Wednesday, 28 November 2012

A fragile power

This latest poem has been work in progress for a week or so, having been primarily inspired by a very blustery walk in spectacular surroundings last week, when we spent a couple of days away from the centre up at Knocklayd. The photos probably don't really do justice to the views, and to more accurately capture the experience I advise you to look at them outside with a very powerful and cold wind blowing into your face (or you can just imagine that part if your prefer!)



A Fragile Power

An autumn twilight
Fierce winds whip across the mountain tops
Untamed energy
Nature battered by uncontrollable elements
An invincible, palpable power?

Or is the power
In outstretched wings
That soar on the currents
And choose
Life?

An imposing skyline
Mighty mountains touch the pink-tinged sky
Unyielding rocks
Encapsulating endless time and solid strength
An invincible, palpable power?

Or is the power
In fragile flowers
That cling to the mountain side
And choose
Life?

A deep-seated fear
Spirals of merciless anger and violent retribution
Pervasive terror
Resorting to bloody war and brutal destruction
An invincible, palpable power?

Or is the power
In the humble outstretched hands
That cling to hope and forgiveness
And choose
Life?

God was not in the earthquake
Or the roaring wind
Or burning fire
The fragile power of God
Is seen
Heard
Felt
In the sound of sheer silence

The vulnerable power of God
Chooses
Life

Thursday, 22 November 2012

exploring optimism and hope

I have always thought of myself as an optimist and would guess that most who know me would probably agree that, more often than not, I am a "glass half full" kind of person. Of course, there are times when I can be as cynical as the next person, but there are also a fair few times when I am prepared to be naively optimistic.

So a few things I have heard recently (although this blog post has been in the offing for a while so perhaps not that recently) set me to reflecting further on what it means to be an optimist, and whether this is really what I aspire to.

"The church needs more pessimists, because they are the people who will see how things really are and what isn't possible so make things actually happen"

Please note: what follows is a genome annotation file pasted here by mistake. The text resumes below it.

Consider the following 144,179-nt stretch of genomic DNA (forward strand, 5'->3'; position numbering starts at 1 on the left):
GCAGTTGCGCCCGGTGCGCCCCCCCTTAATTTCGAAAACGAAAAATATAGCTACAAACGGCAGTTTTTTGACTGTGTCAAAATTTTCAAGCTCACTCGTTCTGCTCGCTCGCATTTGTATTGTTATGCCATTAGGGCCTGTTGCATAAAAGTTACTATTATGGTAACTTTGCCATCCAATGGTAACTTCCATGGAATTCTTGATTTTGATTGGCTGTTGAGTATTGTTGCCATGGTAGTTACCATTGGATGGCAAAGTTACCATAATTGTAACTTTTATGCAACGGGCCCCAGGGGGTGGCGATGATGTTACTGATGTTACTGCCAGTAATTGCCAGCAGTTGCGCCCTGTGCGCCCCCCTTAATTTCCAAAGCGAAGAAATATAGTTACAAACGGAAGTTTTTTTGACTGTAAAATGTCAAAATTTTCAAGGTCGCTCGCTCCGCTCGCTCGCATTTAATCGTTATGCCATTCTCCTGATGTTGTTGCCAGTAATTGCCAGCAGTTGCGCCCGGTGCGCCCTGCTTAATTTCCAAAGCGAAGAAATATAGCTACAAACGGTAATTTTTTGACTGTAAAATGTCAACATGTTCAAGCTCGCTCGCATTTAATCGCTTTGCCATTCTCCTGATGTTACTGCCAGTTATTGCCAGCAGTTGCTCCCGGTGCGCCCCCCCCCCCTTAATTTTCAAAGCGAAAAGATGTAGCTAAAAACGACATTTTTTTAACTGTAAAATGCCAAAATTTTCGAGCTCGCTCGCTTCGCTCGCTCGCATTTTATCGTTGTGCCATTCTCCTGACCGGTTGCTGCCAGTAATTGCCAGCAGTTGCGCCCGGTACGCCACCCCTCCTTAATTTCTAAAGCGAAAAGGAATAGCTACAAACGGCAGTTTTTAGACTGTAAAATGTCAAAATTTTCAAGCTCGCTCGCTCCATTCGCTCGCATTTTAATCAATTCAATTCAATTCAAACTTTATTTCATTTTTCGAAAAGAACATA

I paraphrase from a sermon, primarily because I can't remember the exact words, but that was the gist. A challenge to me as an eternal optimist which I could have dismissed out of hand, but decided to tuck away for further thought.

A few days later, in a different context, a different person said something along these lines:

"One of the first things we are called to do is to use our imagination, to imagine other possibilities, and to hold up before the world a vision of other possibilities"

The latter sat much more comfortably with the optimist in me; it fitted much more closely with how I see the world. Surely this was calling us to optimism and away from cynicism and pessimism.

But then it was a third person who set me thinking again and helped me bring some of these nebulous thoughts together into what I now realise as I write is still a fairly incoherent whole.

"There is a major difference between optimism and hope"

It occurs to me that perhaps pessimism and optimism are just two different sides of the same coin. They are two different ways of looking at the world and struggling with its realities and problems, always seeing the best or the worst in what is already there.

So what of hope?

Hope is something altogether different. It is the tenacious clinging to another vision, to a different possibility. Hope inspires us towards active imagination; towards believing in other, unseen possibilities.

Perhaps that second quote has very little to do with optimism and pessimism and is about more than just how we see the world around us. Perhaps it is just as ok to be cynical about the world around us as it is to be naively idealistic. Both optimists and pessimists with their different views of the world can still be people of hope; people who imagine other possibilities and hold them up for the world to see.

Perhaps it is hope that all prophets, be they the old testament kind or the modern day ones, be they pessimists or optimists in the eyes of the world, have in common. Hope, and the desire to share that hope with others.

Perhaps my optimism, and another's pessimism, are both aspirations towards being people of hope.